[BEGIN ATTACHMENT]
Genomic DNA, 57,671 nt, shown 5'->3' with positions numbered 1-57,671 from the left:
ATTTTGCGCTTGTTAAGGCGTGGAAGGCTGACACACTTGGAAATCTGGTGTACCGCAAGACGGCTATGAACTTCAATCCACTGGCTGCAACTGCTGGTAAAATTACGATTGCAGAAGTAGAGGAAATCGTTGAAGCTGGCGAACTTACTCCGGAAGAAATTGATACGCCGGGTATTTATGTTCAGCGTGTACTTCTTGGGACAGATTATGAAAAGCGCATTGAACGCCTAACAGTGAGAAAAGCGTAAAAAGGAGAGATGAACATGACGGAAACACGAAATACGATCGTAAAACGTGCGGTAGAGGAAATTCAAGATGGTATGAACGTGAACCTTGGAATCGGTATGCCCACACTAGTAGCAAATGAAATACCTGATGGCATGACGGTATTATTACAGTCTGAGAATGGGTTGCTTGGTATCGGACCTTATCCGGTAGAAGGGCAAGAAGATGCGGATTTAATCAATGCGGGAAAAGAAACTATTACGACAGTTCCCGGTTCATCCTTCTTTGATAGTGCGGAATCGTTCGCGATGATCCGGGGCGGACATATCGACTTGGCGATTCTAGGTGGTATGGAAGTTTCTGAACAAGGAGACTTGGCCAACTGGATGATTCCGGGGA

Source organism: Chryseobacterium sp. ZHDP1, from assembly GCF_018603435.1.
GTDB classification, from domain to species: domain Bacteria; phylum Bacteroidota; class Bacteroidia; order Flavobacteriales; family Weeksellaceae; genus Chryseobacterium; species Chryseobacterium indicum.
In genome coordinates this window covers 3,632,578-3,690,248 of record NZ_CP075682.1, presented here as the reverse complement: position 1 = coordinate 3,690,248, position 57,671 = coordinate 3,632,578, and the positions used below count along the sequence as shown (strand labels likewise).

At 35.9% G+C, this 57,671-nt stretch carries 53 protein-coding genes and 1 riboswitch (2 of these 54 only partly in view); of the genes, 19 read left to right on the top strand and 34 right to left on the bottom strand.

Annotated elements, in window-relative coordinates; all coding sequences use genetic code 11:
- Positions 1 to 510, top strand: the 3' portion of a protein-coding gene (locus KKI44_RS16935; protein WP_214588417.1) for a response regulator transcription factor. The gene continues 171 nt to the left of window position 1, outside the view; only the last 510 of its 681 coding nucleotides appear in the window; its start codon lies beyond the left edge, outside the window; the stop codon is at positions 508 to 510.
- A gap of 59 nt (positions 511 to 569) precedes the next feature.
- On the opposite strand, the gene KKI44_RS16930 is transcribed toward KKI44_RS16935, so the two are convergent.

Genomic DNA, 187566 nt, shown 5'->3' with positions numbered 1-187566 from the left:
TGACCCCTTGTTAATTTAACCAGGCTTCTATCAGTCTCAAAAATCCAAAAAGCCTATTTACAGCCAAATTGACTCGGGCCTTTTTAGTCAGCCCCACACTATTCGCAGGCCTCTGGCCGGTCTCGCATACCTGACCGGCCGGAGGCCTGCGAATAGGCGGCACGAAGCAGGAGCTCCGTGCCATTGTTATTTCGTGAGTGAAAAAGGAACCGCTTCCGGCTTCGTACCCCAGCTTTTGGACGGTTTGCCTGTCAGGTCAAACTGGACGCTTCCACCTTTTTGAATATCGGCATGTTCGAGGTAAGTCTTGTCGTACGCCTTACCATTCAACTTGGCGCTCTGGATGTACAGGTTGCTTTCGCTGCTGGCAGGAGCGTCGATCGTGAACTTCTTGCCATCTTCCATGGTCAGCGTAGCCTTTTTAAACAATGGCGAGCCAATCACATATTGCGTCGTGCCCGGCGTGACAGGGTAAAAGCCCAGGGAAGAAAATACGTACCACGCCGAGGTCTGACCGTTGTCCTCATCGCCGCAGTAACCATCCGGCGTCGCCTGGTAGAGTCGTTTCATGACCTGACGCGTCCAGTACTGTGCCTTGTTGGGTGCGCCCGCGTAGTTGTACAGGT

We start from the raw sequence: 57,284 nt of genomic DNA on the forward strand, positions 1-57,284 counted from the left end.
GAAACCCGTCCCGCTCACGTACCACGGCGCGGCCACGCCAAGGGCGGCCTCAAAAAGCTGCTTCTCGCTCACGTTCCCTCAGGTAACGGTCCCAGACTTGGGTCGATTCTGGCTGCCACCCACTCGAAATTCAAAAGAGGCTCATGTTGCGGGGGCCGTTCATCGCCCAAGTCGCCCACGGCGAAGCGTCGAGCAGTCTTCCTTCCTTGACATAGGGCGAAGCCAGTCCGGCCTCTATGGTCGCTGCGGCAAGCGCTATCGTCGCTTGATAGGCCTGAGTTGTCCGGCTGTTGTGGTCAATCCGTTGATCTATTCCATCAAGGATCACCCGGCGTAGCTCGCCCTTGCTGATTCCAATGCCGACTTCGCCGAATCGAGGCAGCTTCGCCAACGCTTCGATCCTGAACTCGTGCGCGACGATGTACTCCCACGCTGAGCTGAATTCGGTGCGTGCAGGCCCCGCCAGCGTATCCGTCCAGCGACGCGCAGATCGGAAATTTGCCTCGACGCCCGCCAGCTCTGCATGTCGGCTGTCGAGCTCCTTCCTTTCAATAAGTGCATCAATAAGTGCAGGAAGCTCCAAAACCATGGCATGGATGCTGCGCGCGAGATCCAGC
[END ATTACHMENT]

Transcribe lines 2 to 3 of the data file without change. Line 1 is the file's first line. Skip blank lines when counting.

ATTTTGCGCTTGTTAAGGCGTGGAAGGCTGACACACTTGGAAATCTGGTGTACCGCAAGACGGCTATGAACTTCAATCCACTGGCTGCAACTGCTGGTAAAATTACGATTGCAGAAGTAGAGGAAATCGTTGAAGCTGGCGAACTTACTCCGGAAGAAATTGATACGCCGGGTATTTATGTTCAGCGTGTACTTCTTGGGACAGATTATGAAAAGCGCATTGAACGCCTAACAGTGAGAAAAGCGTAAAAAGGAGAGATGAACATGACGGAAACACGAAATACGATCGTAAAACGTGCGGTAGAGGAAATTCAAGATGGTATGAACGTGAACCTTGGAATCGGTATGCCCACACTAGTAGCAAATGAAATACCTGATGGCATGACGGTATTATTACAGTCTGAGAATGGGTTGCTTGGTATCGGACCTTATCCGGTAGAAGGGCAAGAAGATGCGGATTTAATCAATGCGGGAAAAGAAACTATTACGACAGTTCCCGGTTCATCCTTCTTTGATAGTGCGGAATCGTTCGCGATGATCCGGGGCGGACATATCGACTTGGCGATTCTAGGTGGTATGGAAGTTTCTGAACAAGGAGACTTGGCCAACTGGATGATTCCGGGGA

Source organism: Chryseobacterium sp. ZHDP1, from assembly GCF_018603435.1.